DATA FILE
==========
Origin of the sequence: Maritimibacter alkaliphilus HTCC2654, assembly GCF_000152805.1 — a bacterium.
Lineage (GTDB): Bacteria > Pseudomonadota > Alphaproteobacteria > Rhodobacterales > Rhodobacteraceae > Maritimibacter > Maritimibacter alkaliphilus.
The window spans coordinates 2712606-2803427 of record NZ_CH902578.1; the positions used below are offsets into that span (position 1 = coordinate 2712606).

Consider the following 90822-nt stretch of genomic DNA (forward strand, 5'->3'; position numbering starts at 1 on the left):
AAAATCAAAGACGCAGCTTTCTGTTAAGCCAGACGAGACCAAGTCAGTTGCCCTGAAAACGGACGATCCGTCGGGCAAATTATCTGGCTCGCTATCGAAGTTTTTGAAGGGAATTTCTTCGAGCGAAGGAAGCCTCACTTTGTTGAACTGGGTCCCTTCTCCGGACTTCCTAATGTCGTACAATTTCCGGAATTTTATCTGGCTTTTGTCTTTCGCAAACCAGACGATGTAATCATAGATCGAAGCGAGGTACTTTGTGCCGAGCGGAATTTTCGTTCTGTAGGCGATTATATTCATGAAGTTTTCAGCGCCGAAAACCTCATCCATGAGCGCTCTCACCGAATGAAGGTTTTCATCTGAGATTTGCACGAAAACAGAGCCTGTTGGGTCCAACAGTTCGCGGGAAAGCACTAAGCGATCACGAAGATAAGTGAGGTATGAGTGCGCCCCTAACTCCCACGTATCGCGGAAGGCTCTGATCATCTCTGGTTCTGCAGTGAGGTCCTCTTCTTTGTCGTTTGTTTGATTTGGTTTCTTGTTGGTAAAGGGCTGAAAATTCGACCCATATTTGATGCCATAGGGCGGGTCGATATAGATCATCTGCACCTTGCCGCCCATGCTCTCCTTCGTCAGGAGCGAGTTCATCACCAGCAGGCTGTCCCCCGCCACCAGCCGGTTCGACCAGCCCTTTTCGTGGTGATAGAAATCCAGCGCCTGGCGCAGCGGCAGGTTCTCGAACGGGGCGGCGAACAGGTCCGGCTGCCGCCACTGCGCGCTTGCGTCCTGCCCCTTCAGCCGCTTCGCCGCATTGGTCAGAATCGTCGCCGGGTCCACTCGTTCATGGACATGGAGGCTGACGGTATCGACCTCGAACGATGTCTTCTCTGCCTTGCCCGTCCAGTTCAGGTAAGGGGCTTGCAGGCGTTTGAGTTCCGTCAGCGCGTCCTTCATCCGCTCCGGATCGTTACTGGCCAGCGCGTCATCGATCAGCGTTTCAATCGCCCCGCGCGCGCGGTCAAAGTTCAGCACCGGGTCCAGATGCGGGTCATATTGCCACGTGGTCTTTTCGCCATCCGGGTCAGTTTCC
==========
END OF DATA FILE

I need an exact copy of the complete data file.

Origin of the sequence: Maritimibacter alkaliphilus HTCC2654, assembly GCF_000152805.1 — a bacterium.
Lineage (GTDB): Bacteria > Pseudomonadota > Alphaproteobacteria > Rhodobacterales > Rhodobacteraceae > Maritimibacter > Maritimibacter alkaliphilus.
The window spans coordinates 2712606-2803427 of record NZ_CH902578.1; the positions used below are offsets into that span (position 1 = coordinate 2712606).

Consider the following 90822-nt stretch of genomic DNA (forward strand, 5'->3'; position numbering starts at 1 on the left):
AAAATCAAAGACGCAGCTTTCTGTTAAGCCAGACGAGACCAAGTCAGTTGCCCTGAAAACGGACGATCCGTCGGGCAAATTATCTGGCTCGCTATCGAAGTTTTTGAAGGGAATTTCTTCGAGCGAAGGAAGCCTCACTTTGTTGAACTGGGTCCCTTCTCCGGACTTCCTAATGTCGTACAATTTCCGGAATTTTATCTGGCTTTTGTCTTTCGCAAACCAGACGATGTAATCATAGATCGAAGCGAGGTACTTTGTGCCGAGCGGAATTTTCGTTCTGTAGGCGATTATATTCATGAAGTTTTCAGCGCCGAAAACCTCATCCATGAGCGCTCTCACCGAATGAAGGTTTTCATCTGAGATTTGCACGAAAACAGAGCCTGTTGGGTCCAACAGTTCGCGGGAAAGCACTAAGCGATCACGAAGATAAGTGAGGTATGAGTGCGCCCCTAACTCCCACGTATCGCGGAAGGCTCTGATCATCTCTGGTTCTGCAGTGAGGTCCTCTTCTTTGTCGTTTGTTTGATTTGGTTTCTTGTTGGTAAAGGGCTGAAAATTCGACCCATATTTGATGCCATAGGGCGGGTCGATATAGATCATCTGCACCTTGCCGCCCATGCTCTCCTTCGTCAGGAGCGAGTTCATCACCAGCAGGCTGTCCCCCGCCACCAGCCGGTTCGACCAGCCCTTTTCGTGGTGATAGAAATCCAGCGCCTGGCGCAGCGGCAGGTTCTCGAACGGGGCGGCGAACAGGTCCGGCTGCCGCCACTGCGCGCTTGCGTCCTGCCCCTTCAGCCGCTTCGCCGCATTGGTCAGAATCGTCGCCGGGTCCACTCGTTCATGGACATGGAGGCTGACGGTATCGACCTCGAACGATGTCTTCTCTGCCTTGCCCGTCCAGTTCAGGTAAGGGGCTTGCAGGCGTTTGAGTTCCGTCAGCGCGTCCTTCATCCGCTCCGGATCGTTACTGGCCAGCGCGTCATCGATCAGCGTTTCAATCGCCCCGCGCGCGCGGTCAAAGTTCAGCACCGGGTCCAGATGCGGGTCATATTGCCACGTGGTCTTTTCGCCATCCGGGTCAGTTTCC